R. Jude Samulski, Ph.D.
University of North Carolina at Chapel Hill
Gene Therapy Center / Department of Pharmacology
R. Jude Samulski, PhD is a Professor of Pharmacology and Director of the Gene Therapy Center at the University of North Carolina at Chapel Hill School of Medicine. Dr. Samulski graduated from Clemson University and earned his PhD in Molecular Biology from the University of Florida at Gainesville. He completed a postdoctoral research fellowship in the Department of Microbiology at the State University of New York at Stony Brook and Princeton University. Dr. Samulski worked as an Assistant and Associate Professor in the Department of Biological Sciences at the University of Pittsburgh, where he received the President's Distinguished Research Award, before beginning his work at UNC-Chapel Hill. Dr. Samulski's research focuses on the study of the dependent parvovirus adeno-associated virus. AAV is the only known DNA animal virus which requires co-infection by a second unrelated virus in order to undergo productive infection. The ultimate goal of the Gene Therapy Center is to facilitate the progression and translation of gene therapy research from the laboratory bench into Phase I clinical trials for the treatment of human disease. Dr. Samulski has cloned the AAV genome into the bacterial plasmid pBR322 and demonstrated that this recombinant clone is infectious when introduced into human cells co-infected with a helper virus. He has established successful and long term gene expression over a year, which directly addresses the issue of molecular therapy required for genetic disorders. One of Dr. Samulski's current goals is to continue to derive delivery systems for use in gene therapy.
Helen E. Scharfman, PhD
Helen Hayes Hospital
Dr. Scharfman graduated from Vassar College, completed doctoral training in Pharmacology at the Uniformed Services University of the Health Sciences, and postdoctoral study in Neurological Surgery at the University of Washington. She was then a Research Associate in the Department of Neurobiology and Behavior at the State University of Stony Brook before joining Columbia University where she currently holds appointments in the Departments of Pharmacology and Neurology. Dr. Scharfman has provided fundamental insight into the basic science of epileptogenesis and epilepsy using animal models of temporal lobe epilepsy. As a graduate student she established differential dendritic and somatic responses to the inhibitory transmitter GABA in rat cortical neurons. As a postdoctoral fellow she was the first to characterize mossy cells in the hilus of the dentate gyrus, neurons that are vulnerable in both animal models and in man. She then established reasons for their vulnerability, and clarified their connectivity. In her own laboratory, she expanded studies of vulnerable neurons to the entorhinal cortical pyramidal cells of layer III, and began experiments that contributed to the now widely-accepted appreciation for the role of the neurotrophin BDNF in epilepsy. Her discovery of abnormal activity in newly-born granule cells after seizure-induced neurogenesis provided a new perspective on the potential for neurogenesis to influence epileptogenesis. Recent endeavors have led to insights into the influence of gonadal steroids in epilepsy, and new animal models to better understand basic mechanisms of epilepsy. Dr. Scharfman has contributed broadly in basic and translational neuroscience. She has served on the Professional Advisory Board of the Epilepsy Foundation, the Scientific Advisory Board of CURE, committees of the American Epilepsy Society and Epilepsy Foundation, and served as a reviewer for numerous national and international funding organizations, as well as editorial boards of Epilepsia, Epilepsy Research, and Epilepsy and Behavior. She was named the New York State Department of Health Employee of the Year in 2005 for establishing a research center at Helen Hayes Hospital to promote translational research in neural recovery from brain and spinal cord injury. She has published extensively, including over 100 peer-reviewed articles and 4 books. She has been funded by the NIH since starting her own laboratory in 1992.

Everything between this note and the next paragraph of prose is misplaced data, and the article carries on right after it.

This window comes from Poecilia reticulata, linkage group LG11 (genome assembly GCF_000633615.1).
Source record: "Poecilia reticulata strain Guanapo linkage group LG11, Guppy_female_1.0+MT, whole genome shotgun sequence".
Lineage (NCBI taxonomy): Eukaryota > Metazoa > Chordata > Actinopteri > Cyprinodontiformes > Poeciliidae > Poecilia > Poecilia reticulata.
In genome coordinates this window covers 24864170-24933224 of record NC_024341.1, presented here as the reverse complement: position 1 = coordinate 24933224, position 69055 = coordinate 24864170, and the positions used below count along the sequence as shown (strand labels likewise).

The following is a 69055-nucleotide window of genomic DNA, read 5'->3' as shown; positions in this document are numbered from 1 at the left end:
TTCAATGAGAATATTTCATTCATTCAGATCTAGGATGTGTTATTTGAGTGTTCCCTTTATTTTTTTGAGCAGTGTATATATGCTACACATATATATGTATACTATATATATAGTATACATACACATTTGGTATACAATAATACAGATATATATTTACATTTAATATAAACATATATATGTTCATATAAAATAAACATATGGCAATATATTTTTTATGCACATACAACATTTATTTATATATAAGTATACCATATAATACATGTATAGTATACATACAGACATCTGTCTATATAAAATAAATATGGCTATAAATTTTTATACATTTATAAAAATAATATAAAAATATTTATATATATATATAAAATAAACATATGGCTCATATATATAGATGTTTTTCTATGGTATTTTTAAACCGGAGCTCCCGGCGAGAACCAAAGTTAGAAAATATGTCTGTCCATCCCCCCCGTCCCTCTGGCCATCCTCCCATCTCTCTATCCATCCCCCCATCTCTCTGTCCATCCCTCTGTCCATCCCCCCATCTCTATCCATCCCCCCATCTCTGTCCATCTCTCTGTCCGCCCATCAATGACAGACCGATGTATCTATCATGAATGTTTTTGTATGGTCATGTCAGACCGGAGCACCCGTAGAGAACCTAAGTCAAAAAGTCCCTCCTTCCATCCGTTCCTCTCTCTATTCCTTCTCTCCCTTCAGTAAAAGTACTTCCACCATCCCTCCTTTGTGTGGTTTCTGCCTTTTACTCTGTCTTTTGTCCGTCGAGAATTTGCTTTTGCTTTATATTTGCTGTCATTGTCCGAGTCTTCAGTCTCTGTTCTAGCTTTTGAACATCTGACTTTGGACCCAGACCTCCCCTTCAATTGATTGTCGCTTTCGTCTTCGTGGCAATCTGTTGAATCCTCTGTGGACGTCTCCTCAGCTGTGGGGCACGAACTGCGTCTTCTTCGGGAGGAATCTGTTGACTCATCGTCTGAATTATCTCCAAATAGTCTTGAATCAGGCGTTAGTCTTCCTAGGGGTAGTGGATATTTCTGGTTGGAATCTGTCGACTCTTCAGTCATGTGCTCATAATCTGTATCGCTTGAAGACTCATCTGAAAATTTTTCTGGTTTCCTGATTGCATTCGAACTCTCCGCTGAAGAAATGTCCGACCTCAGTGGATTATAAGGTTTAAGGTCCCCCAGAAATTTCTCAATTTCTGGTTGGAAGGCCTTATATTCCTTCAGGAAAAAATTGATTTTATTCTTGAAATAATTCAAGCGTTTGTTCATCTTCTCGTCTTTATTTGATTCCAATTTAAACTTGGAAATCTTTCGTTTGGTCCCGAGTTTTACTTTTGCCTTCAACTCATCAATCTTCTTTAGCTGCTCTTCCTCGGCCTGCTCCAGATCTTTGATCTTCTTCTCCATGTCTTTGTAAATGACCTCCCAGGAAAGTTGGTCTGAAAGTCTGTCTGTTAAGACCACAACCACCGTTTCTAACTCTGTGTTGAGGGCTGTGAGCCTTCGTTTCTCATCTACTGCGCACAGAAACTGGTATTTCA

Ingrid E. Scheffer, MB BS, FRACP, PhD
The University of Melbourne, Australia